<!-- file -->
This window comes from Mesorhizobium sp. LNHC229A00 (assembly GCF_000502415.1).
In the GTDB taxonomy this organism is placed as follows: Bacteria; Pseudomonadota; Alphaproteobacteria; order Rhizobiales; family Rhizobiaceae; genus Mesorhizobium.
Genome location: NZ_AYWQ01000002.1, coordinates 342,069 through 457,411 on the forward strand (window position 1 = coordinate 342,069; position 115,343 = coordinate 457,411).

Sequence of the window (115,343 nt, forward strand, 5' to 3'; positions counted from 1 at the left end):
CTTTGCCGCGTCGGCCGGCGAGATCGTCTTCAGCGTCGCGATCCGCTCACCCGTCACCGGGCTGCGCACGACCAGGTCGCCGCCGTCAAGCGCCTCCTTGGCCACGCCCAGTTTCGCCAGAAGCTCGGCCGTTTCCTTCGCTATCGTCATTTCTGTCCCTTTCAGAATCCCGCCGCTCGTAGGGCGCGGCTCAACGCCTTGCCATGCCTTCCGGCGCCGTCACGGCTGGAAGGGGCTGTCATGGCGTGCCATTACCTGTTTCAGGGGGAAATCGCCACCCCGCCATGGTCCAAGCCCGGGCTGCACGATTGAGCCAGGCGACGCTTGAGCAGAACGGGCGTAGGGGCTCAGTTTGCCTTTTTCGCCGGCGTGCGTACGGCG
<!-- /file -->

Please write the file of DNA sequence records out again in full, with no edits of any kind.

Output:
This window comes from Mesorhizobium sp. LNHC229A00 (assembly GCF_000502415.1).
In the GTDB taxonomy this organism is placed as follows: Bacteria; Pseudomonadota; Alphaproteobacteria; order Rhizobiales; family Rhizobiaceae; genus Mesorhizobium.
Genome location: NZ_AYWQ01000002.1, coordinates 342,069 through 457,411 on the forward strand (window position 1 = coordinate 342,069; position 115,343 = coordinate 457,411).

Sequence of the window (115,343 nt, forward strand, 5' to 3'; positions counted from 1 at the left end):
CTTTGCCGCGTCGGCCGGCGAGATCGTCTTCAGCGTCGCGATCCGCTCACCCGTCACCGGGCTGCGCACGACCAGGTCGCCGCCGTCAAGCGCCTCCTTGGCCACGCCCAGTTTCGCCAGAAGCTCGGCCGTTTCCTTCGCTATCGTCATTTCTGTCCCTTTCAGAATCCCGCCGCTCGTAGGGCGCGGCTCAACGCCTTGCCATGCCTTCCGGCGCCGTCACGGCTGGAAGGGGCTGTCATGGCGTGCCATTACCTGTTTCAGGGGGAAATCGCCACCCCGCCATGGTCCAAGCCCGGGCTGCACGATTGAGCCAGGCGACGCTTGAGCAGAACGGGCGTAGGGGCTCAGTTTGCCTTTTTCGCCGGCGTGCGTACGGCG